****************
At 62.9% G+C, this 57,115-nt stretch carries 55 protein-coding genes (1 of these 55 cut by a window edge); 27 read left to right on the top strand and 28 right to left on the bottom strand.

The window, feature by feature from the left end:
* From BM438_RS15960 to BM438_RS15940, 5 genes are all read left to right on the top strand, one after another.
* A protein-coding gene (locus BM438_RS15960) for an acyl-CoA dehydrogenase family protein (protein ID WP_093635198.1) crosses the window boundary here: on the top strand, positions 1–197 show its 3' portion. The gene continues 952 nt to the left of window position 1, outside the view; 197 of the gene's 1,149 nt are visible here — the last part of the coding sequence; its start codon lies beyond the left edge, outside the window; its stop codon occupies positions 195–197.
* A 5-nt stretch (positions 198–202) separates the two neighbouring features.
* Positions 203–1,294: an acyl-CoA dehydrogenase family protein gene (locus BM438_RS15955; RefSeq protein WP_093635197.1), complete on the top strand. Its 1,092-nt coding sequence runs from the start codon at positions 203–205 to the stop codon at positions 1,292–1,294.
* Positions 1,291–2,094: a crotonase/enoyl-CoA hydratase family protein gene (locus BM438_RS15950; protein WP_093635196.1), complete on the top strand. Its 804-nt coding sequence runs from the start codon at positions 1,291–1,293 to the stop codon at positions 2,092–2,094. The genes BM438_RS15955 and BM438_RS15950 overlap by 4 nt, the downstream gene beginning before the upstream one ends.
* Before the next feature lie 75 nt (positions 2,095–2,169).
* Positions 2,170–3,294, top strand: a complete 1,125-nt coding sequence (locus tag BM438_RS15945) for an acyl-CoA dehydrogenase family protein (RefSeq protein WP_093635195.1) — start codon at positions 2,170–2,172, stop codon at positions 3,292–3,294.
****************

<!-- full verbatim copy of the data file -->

At 62.9% G+C, this 57,115-nt stretch carries 55 protein-coding genes (1 of these 55 cut by a window edge); 27 read left to right on the top strand and 28 right to left on the bottom strand.

The window, feature by feature from the left end:
* From BM438_RS15960 to BM438_RS15940, 5 genes are all read left to right on the top strand, one after another.
* A protein-coding gene (locus BM438_RS15960) for an acyl-CoA dehydrogenase family protein (protein ID WP_093635198.1) crosses the window boundary here: on the top strand, positions 1–197 show its 3' portion. The gene continues 952 nt to the left of window position 1, outside the view; 197 of the gene's 1,149 nt are visible here — the last part of the coding sequence; its start codon lies beyond the left edge, outside the window; its stop codon occupies positions 195–197.
* A 5-nt stretch (positions 198–202) separates the two neighbouring features.
* Positions 203–1,294: an acyl-CoA dehydrogenase family protein gene (locus BM438_RS15955; RefSeq protein WP_093635197.1), complete on the top strand. Its 1,092-nt coding sequence runs from the start codon at positions 203–205 to the stop codon at positions 1,292–1,294.
* Positions 1,291–2,094: a crotonase/enoyl-CoA hydratase family protein gene (locus BM438_RS15950; protein WP_093635196.1), complete on the top strand. Its 804-nt coding sequence runs from the start codon at positions 1,291–1,293 to the stop codon at positions 2,092–2,094. The genes BM438_RS15955 and BM438_RS15950 overlap by 4 nt, the downstream gene beginning before the upstream one ends.
* Before the next feature lie 75 nt (positions 2,095–2,169).
* Positions 2,170–3,294, top strand: a complete 1,125-nt coding sequence (locus tag BM438_RS15945) for an acyl-CoA dehydrogenase family protein (RefSeq protein WP_093635195.1) — start codon at positions 2,170–2,172, stop codon at positions 3,292–3,294.